Outa has scored another win as the court ordered Sanral to hand over the contract and financial records for the N4 toll road. The organisation wants to know how much profit Sanral makes from the N4 toll road and if Sanral’s Brics loan is used to fund toll roads that should be self-funding.
The Pretoria High Court on Monday ordered Sanral to hand over the documents within 15 days and also pay Outa’s court costs. The documents include the toll concession contract with Trans African Concessions (TRAC) to operate the N4 toll road which runs from the City of Tshwane to the Maputo port.
Outa submitted a request for information in terms of the Promotion of Access to Information Act (PAIA), asking for a copy of the concession contract in June last year. When Sanral failed to respond, Outa filed legal action against Sanral in the Pretoria High Court in February this year, demanding the documents. Sanral failed to oppose the application and therefore the order was granted to Outa.
“This is another big win for transparency. All Sanral really managed to do was delay the inevitable. Unfortunately, government frequently use this strategy to block information,” says adv. Stefanie Fick, executive director of Outa.
Why Outa needs the documents from Sanral
She says Outa needs the documents to find out if Sanral was using the Brics loan to fund toll roads that are supposed to be self-funding. Sanral received a R7 billion loan from the Brics New Development Bank in September 2019 that must be repaid over 15 years to strengthen the toll roads programme.
“At the time, the purpose of the loan was unclear and Sanral refused to disclose the details of the terms. Outa intends to establish whether this loan was used to further fund the concessionaire agreements with N3TC, Bakwena and TRAC,” Fick says in the founding affidavit for the application to explain why having access to the documents is in the public interest.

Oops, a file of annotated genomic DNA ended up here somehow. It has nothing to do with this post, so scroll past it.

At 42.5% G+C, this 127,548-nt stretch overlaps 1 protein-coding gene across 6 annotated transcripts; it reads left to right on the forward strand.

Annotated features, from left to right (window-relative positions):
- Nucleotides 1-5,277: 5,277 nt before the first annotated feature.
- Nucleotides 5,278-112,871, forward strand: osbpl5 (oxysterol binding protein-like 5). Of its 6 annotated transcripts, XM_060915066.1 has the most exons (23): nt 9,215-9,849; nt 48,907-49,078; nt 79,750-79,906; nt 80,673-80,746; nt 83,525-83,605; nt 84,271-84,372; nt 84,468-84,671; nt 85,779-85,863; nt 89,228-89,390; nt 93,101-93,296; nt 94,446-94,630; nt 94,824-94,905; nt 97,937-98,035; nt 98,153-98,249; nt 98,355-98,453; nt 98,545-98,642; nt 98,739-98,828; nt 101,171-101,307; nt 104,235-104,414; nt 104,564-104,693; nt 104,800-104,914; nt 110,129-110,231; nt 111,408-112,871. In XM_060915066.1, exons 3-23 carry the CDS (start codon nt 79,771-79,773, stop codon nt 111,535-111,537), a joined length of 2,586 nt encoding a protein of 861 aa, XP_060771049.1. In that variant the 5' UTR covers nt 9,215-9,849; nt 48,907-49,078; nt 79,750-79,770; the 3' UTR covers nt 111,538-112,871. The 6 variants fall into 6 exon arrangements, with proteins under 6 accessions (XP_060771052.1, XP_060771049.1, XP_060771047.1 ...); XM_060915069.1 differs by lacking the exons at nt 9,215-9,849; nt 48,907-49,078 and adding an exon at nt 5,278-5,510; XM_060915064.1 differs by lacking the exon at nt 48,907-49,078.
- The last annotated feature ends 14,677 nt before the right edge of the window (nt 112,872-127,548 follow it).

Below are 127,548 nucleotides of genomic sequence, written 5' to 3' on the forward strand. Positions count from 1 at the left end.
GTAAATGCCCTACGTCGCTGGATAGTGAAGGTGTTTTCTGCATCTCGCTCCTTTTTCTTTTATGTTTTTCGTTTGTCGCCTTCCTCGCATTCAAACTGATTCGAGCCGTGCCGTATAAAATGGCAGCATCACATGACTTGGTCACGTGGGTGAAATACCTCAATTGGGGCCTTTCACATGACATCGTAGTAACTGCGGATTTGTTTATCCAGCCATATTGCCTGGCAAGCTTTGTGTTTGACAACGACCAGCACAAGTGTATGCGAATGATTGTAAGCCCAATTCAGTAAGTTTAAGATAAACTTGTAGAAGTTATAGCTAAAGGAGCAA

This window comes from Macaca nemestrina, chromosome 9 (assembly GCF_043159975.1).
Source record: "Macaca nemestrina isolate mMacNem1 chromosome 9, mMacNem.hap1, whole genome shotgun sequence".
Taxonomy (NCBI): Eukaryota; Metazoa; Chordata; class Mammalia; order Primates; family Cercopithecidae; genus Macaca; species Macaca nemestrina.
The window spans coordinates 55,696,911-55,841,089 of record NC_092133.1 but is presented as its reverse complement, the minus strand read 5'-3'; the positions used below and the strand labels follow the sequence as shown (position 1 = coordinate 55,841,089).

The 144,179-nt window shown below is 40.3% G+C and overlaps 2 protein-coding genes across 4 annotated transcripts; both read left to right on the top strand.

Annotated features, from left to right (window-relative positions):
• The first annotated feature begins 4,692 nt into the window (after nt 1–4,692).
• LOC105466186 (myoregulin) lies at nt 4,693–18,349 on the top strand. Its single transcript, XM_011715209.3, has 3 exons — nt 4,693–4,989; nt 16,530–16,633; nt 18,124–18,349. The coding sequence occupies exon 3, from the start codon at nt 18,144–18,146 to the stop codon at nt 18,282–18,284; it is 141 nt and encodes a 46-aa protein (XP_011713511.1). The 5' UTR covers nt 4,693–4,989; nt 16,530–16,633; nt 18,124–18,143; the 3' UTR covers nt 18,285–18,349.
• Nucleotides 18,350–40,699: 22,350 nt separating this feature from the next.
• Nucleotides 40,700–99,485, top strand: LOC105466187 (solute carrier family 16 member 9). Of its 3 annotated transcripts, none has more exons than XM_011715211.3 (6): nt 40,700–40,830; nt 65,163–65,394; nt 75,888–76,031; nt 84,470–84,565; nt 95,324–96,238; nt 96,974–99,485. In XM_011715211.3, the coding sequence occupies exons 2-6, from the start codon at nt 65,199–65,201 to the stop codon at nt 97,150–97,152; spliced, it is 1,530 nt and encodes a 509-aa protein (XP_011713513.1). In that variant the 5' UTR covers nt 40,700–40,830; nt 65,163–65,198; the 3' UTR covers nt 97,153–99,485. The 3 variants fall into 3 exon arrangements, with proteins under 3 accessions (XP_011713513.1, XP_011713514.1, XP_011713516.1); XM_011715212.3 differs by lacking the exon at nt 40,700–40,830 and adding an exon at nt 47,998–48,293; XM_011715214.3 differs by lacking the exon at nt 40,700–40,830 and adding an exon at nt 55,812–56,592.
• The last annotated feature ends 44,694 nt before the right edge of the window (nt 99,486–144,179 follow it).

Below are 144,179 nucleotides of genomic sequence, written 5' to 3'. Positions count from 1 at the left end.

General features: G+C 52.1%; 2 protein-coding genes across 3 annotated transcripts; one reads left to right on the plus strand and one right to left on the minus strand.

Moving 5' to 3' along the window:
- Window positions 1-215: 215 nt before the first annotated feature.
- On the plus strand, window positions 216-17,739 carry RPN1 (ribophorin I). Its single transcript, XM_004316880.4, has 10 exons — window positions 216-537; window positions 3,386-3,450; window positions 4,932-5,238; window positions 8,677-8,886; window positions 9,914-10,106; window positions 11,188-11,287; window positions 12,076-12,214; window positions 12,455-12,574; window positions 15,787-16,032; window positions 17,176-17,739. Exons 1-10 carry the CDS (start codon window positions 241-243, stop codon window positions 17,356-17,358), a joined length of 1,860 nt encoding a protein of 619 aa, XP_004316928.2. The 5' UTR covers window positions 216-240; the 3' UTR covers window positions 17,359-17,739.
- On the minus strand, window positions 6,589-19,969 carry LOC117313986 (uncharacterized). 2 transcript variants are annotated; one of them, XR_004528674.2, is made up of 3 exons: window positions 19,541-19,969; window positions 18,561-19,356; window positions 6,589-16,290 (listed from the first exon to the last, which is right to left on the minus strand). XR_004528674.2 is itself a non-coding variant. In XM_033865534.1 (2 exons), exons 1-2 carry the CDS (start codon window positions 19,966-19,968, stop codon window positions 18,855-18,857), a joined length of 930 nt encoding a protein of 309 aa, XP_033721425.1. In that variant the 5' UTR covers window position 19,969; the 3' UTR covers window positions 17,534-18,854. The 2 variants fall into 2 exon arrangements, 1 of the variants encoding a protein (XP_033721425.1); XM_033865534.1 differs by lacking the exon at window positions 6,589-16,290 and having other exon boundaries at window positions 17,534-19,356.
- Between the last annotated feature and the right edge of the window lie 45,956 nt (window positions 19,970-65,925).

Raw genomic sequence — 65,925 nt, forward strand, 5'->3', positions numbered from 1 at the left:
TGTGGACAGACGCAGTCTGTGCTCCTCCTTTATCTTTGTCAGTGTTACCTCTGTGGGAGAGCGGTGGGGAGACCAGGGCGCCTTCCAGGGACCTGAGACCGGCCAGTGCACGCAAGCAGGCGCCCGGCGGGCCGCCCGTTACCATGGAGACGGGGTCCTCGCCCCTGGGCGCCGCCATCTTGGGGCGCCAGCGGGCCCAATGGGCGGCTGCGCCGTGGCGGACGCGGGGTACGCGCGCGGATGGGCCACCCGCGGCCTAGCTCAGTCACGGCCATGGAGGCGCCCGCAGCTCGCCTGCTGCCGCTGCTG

According to the concessionaires’ contracts, the companies must maintain the toll roads and levy tolls to be self-sufficient.
“Outa wants to establish whether TRAC is generating revenue in terms of the concessionaire agreement that disproportionately exceeds the actual costs for maintaining the toll roads.”
Outa is looking for excess profit
If TRAC is making excess profit, it could be a contravention of the Public Finance Management Act. Fick says in the founding affidavit Outa also wants to establish if the loan is used for the GFIP bond (e-toll roads) or other Sanral-managed roads which are supposed to be self-funding.
The documents include a copy of the Sanral concession contract with TRAC, as well as all annexures and addenda, all operation and maintenance contracts between TRAC and the O&M Contractors and the operational and maintenance manual, contracts with independent engineers and their reports, all construction work contracts, performance certificates and taking over certificates.
TRAC must also hand over copies of its complete financial statements, all reconciliations of its profit and loss accounts with their proposed budgets, all annual reports certifying that the highway usage fee was correctly calculated and the lists of its lenders and creditors that TRAC owes more than R10 million.
Second win for Outa
This is Outa’s second PAIA court win this month. The organisation also won another court action against the Services Sector Education and Training Authority to hand over records of a controversial contract worth R163 million that Outa requested nearly three years earlier.
Outa is currently involved in two other court actions against Sanral due to its refusal to provide similar information for the Bakwena and N3TC toll road concessionaires.
Fick says in these cases, the concessionaires are applying to be added to the cases to oppose Outa’s access to this information, which raises concern over what they are hiding.
“We believe this is just an attempt to delay the inevitable handover of information. Outa hopes these two matters will be finalised during the first half of 2022.”